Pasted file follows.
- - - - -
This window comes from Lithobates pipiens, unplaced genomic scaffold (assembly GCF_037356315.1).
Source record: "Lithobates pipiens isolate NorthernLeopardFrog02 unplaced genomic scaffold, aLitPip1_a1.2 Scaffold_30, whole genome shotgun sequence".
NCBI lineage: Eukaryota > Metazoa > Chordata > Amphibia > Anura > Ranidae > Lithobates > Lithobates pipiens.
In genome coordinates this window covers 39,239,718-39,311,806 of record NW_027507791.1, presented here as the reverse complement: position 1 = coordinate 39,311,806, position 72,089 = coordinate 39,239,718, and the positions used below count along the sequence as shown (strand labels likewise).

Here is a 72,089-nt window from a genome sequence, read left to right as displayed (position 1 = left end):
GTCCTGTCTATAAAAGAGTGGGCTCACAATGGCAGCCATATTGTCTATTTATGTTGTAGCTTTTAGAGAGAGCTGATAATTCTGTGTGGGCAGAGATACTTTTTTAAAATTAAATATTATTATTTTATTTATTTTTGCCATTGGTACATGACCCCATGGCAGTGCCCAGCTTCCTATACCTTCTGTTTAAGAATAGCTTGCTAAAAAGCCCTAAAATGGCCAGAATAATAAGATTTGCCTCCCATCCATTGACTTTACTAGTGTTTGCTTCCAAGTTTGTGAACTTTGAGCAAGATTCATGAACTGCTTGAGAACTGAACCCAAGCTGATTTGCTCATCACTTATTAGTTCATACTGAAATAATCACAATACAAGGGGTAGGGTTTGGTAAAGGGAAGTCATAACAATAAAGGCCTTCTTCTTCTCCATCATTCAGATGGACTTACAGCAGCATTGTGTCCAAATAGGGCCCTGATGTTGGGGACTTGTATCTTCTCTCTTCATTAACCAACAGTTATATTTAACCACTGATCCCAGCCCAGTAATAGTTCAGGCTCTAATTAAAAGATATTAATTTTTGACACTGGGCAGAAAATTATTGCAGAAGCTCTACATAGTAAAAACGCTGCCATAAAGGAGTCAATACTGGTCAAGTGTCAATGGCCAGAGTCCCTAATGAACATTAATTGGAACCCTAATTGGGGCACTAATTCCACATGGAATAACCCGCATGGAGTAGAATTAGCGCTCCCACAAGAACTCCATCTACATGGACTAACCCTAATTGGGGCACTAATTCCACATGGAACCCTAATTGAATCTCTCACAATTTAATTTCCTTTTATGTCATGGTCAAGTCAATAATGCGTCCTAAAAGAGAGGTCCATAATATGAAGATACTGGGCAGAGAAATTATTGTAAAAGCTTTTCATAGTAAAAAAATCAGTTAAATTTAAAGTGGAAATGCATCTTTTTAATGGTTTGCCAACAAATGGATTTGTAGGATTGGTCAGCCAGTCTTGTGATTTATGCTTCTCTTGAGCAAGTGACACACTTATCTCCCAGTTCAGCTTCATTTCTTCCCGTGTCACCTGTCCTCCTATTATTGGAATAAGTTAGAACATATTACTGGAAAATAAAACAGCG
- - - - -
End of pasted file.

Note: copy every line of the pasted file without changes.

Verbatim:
This window comes from Lithobates pipiens, unplaced genomic scaffold (assembly GCF_037356315.1).
Source record: "Lithobates pipiens isolate NorthernLeopardFrog02 unplaced genomic scaffold, aLitPip1_a1.2 Scaffold_30, whole genome shotgun sequence".
NCBI lineage: Eukaryota > Metazoa > Chordata > Amphibia > Anura > Ranidae > Lithobates > Lithobates pipiens.
In genome coordinates this window covers 39,239,718-39,311,806 of record NW_027507791.1, presented here as the reverse complement: position 1 = coordinate 39,311,806, position 72,089 = coordinate 39,239,718, and the positions used below count along the sequence as shown (strand labels likewise).

Here is a 72,089-nt window from a genome sequence, read left to right as displayed (position 1 = left end):
GTCCTGTCTATAAAAGAGTGGGCTCACAATGGCAGCCATATTGTCTATTTATGTTGTAGCTTTTAGAGAGAGCTGATAATTCTGTGTGGGCAGAGATACTTTTTTAAAATTAAATATTATTATTTTATTTATTTTTGCCATTGGTACATGACCCCATGGCAGTGCCCAGCTTCCTATACCTTCTGTTTAAGAATAGCTTGCTAAAAAGCCCTAAAATGGCCAGAATAATAAGATTTGCCTCCCATCCATTGACTTTACTAGTGTTTGCTTCCAAGTTTGTGAACTTTGAGCAAGATTCATGAACTGCTTGAGAACTGAACCCAAGCTGATTTGCTCATCACTTATTAGTTCATACTGAAATAATCACAATACAAGGGGTAGGGTTTGGTAAAGGGAAGTCATAACAATAAAGGCCTTCTTCTTCTCCATCATTCAGATGGACTTACAGCAGCATTGTGTCCAAATAGGGCCCTGATGTTGGGGACTTGTATCTTCTCTCTTCATTAACCAACAGTTATATTTAACCACTGATCCCAGCCCAGTAATAGTTCAGGCTCTAATTAAAAGATATTAATTTTTGACACTGGGCAGAAAATTATTGCAGAAGCTCTACATAGTAAAAACGCTGCCATAAAGGAGTCAATACTGGTCAAGTGTCAATGGCCAGAGTCCCTAATGAACATTAATTGGAACCCTAATTGGGGCACTAATTCCACATGGAATAACCCGCATGGAGTAGAATTAGCGCTCCCACAAGAACTCCATCTACATGGACTAACCCTAATTGGGGCACTAATTCCACATGGAACCCTAATTGAATCTCTCACAATTTAATTTCCTTTTATGTCATGGTCAAGTCAATAATGCGTCCTAAAAGAGAGGTCCATAATATGAAGATACTGGGCAGAGAAATTATTGTAAAAGCTTTTCATAGTAAAAAAATCAGTTAAATTTAAAGTGGAAATGCATCTTTTTAATGGTTTGCCAACAAATGGATTTGTAGGATTGGTCAGCCAGTCTTGTGATTTATGCTTCTCTTGAGCAAGTGACACACTTATCTCCCAGTTCAGCTTCATTTCTTCCCGTGTCACCTGTCCTCCTATTATTGGAATAAGTTAGAACATATTACTGGAAAATAAAACAGCG